There are three main players in in-flight internet service for US-based carriers. Aircell’s gogo service is – by far – the most dominant, with more carriers signed on as partners and more planes in service than anyone else. Then there is Row44 which has made significant progress over the past couple months, signing up two carriers (Southwest and Alaska Airlines) for fleet-wide deployment and gaining approval from the feds to operate the service.
And then there is the dark horse in the race: LiveTV. Known most for being the provider of jetBlue’s in-flight DirecTV service, LiveTV also owns a bit of radio spectrum that permits them to operate terrestrial internet services in the United States. They’ve been developing this service under the name Kiteline for a while now, including deployment on a jetBlue plane well over a year ago. Yet despite their position as the first to actually have in-flight connectivity available, they lag terribly far behind the other two in terms of deployment or plans for such.
The good news is that they have expectations of a revised product ready for deployment in late 2009, with Continental suggesting that they will put the service on about 30 planes in early 2010 for trials. And the service is expected to remain free. The bad news is that it is not a full internet solution. It is limited pretty much to only email, and specific service providers at that. There are a couple other bits – Yahoo! messenger and an Amazon shopping portal – but neither is particularly compelling.
Because jetBlue has only the one plane flying around with the service it has been difficult for me to get an opportunity to try it out. Fortunately – and completely by luck – I happened to have that plane for a couple flights this past weekend and I was finally able to see what all the fuss was about. I’ve long claimed that users will more readily adopt free crappy service over paid good service and this was finally a chance to test the former.
Connecting was pretty simple. Simply pick the WiFi network:
Watch an ad:
And then pick the service you want to connect to.
I was able to load my Gmail for Domains account no problem and my Outlook 2007 client actually connected to the Exchange server via Outlook Anywhere (aka RPC over HTTPS in Outlook 2003) without any extra effort. I was also able to load Outlook Web Access even though that isn’t one of the listed providers.
Performance was reasonable, though not particularly speedy. I was able to email a post to my blog which was nice but no direct access to the other interfaces that it exposes. No twitter. No Skype. No Gmail chat. No AIM. Pretty much nothing else. Oh, there was the Amazon interface but I really have no idea why that is being offered. I’m guessing that it is because Amazon paid for the placement. There isn’t much justification otherwise.
The other issue I was faced with is that the flight I had the plane on was headed to Puerto Rico, well away from the mainland of the United States. And since the service is terrestrial that meant that about 30 minutes into the flight connectivity dropped. That’s not necessarily a bad thing in this particular case since it was a redeye flight and I really needed to sleep. But it isn’t great for jetBlue and their ever expanding Caribbean and Latin America route networks. They are making great progress with their satellite-based service as well if you believe the PR so perhaps a hybrid solution will be out soon enough. But in the mean time the service area is definitely limited, just like the gogo service.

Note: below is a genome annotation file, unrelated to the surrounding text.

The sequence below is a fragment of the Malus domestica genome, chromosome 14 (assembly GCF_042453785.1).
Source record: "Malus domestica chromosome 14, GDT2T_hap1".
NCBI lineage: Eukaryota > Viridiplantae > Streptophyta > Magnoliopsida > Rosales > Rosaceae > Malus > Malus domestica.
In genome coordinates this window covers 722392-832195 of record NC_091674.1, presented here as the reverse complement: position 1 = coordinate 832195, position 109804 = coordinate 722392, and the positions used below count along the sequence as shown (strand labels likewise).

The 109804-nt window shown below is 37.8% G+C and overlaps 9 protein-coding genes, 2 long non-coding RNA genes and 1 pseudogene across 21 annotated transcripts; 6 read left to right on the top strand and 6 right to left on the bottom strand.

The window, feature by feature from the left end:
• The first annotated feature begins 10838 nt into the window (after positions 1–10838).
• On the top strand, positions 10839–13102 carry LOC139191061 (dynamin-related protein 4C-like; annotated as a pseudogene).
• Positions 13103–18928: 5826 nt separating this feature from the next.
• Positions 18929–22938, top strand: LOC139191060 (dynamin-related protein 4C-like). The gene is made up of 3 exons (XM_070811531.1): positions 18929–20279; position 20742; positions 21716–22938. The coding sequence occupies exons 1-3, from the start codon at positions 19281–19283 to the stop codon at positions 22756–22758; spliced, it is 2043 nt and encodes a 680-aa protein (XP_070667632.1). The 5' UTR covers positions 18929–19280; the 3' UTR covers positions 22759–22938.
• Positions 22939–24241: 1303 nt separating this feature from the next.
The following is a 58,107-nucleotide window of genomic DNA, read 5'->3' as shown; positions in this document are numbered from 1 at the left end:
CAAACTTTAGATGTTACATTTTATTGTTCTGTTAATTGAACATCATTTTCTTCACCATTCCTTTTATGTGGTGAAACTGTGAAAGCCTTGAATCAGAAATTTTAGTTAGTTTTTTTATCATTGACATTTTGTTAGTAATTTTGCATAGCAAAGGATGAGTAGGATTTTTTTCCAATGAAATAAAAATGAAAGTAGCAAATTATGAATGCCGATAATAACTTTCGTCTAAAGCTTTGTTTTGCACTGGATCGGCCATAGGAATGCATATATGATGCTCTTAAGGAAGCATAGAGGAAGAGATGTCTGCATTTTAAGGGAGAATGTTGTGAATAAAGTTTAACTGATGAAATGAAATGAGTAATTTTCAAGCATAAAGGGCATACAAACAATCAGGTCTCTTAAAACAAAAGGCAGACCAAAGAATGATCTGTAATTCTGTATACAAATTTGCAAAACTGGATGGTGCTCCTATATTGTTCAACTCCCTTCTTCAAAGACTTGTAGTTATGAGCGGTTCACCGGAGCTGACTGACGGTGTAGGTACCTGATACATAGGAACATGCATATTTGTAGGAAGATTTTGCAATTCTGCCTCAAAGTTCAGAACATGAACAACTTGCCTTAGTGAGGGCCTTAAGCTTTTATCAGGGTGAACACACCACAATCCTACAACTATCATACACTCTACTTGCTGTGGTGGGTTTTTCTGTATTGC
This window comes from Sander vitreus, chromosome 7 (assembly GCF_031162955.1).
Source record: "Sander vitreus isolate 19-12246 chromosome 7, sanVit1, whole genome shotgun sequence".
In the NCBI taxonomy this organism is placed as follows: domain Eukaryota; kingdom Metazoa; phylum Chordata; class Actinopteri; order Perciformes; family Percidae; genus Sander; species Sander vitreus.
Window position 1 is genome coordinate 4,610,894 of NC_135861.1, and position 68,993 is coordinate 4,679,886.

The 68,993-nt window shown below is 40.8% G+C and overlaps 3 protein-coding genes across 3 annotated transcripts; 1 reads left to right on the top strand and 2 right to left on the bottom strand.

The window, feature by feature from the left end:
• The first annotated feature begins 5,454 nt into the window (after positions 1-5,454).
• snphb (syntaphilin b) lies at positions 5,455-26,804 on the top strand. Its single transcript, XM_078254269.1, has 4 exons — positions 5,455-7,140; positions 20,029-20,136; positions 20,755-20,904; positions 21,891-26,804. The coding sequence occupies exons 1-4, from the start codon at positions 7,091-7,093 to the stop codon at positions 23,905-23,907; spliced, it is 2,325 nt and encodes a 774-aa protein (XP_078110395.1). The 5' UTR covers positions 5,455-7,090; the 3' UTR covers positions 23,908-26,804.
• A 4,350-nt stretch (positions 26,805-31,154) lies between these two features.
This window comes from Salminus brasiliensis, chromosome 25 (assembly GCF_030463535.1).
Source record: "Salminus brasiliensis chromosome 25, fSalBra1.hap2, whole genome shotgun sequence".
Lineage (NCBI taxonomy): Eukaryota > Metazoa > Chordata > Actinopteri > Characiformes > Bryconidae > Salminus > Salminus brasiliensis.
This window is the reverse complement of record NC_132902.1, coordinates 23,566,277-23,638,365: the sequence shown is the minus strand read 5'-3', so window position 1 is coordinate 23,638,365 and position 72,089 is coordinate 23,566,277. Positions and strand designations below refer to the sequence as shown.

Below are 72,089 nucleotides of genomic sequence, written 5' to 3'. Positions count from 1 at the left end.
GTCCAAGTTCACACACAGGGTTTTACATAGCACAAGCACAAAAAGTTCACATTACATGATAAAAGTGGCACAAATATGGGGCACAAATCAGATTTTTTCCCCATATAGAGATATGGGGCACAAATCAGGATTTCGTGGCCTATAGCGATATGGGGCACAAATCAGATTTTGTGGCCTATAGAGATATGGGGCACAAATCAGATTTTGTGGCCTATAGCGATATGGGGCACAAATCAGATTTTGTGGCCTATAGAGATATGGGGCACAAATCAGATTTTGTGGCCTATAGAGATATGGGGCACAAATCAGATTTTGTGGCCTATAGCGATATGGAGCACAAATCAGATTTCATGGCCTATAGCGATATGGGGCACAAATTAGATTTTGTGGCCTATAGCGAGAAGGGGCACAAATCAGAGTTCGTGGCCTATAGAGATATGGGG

Ultimately I find myself struggling between the choice of a free limited-access service or a paid service providing reasonably full connectivity. I don’t particularly like any of the pricing plans that gogo has so I can’t imagine paying for them frequently (fortunately not an issue right now thanks to the plethora of coupon codes out there). But the Kiteline service really is very limited. Sure, I could get some work emails sent out, but there isn’t much available on the leisure side of the equation. Perhaps the folks at LiveTV can implement access to WAP interfaces of various sites at minimum to open up more content. Or really just about anything else. But as it stands right now the service isn’t really compelling enough for me to see it driving bookings or revenue. There is also the chance that Row44 and Southwest figure out how to be solvent using a free to the consumer with way more content then the Kiteline’s selling point of being free loses a lot of its luster.
Of course, the service that is coming out later this year is supposed to be better than the current system so maybe there will be more content available by the time Continental gets it in their planes (and jetBlue, if they decide to deploy it fleet-wide). If not, they’re likely going to have a lot of unsatisfied customers. Maybe that’s why jetBlue hasn’t gone beyond the single plane deployment. There’s also the Ka-band satellite service that LiveTV is talking about getting up and running in the coming year which should allow them to open things up for more content and bandwidth. But no guarantees that will be free.
In-flight internet is an industry that is still searching for a lot of things, from profit to customers. LiveTV and Kiteline as the third entrant is certainly going to be a player once they can get some systems deployed, but unless they improve the offering pretty significantly from what they’ve got on BetaBlue today I can’t see them as being particularly successful with it.
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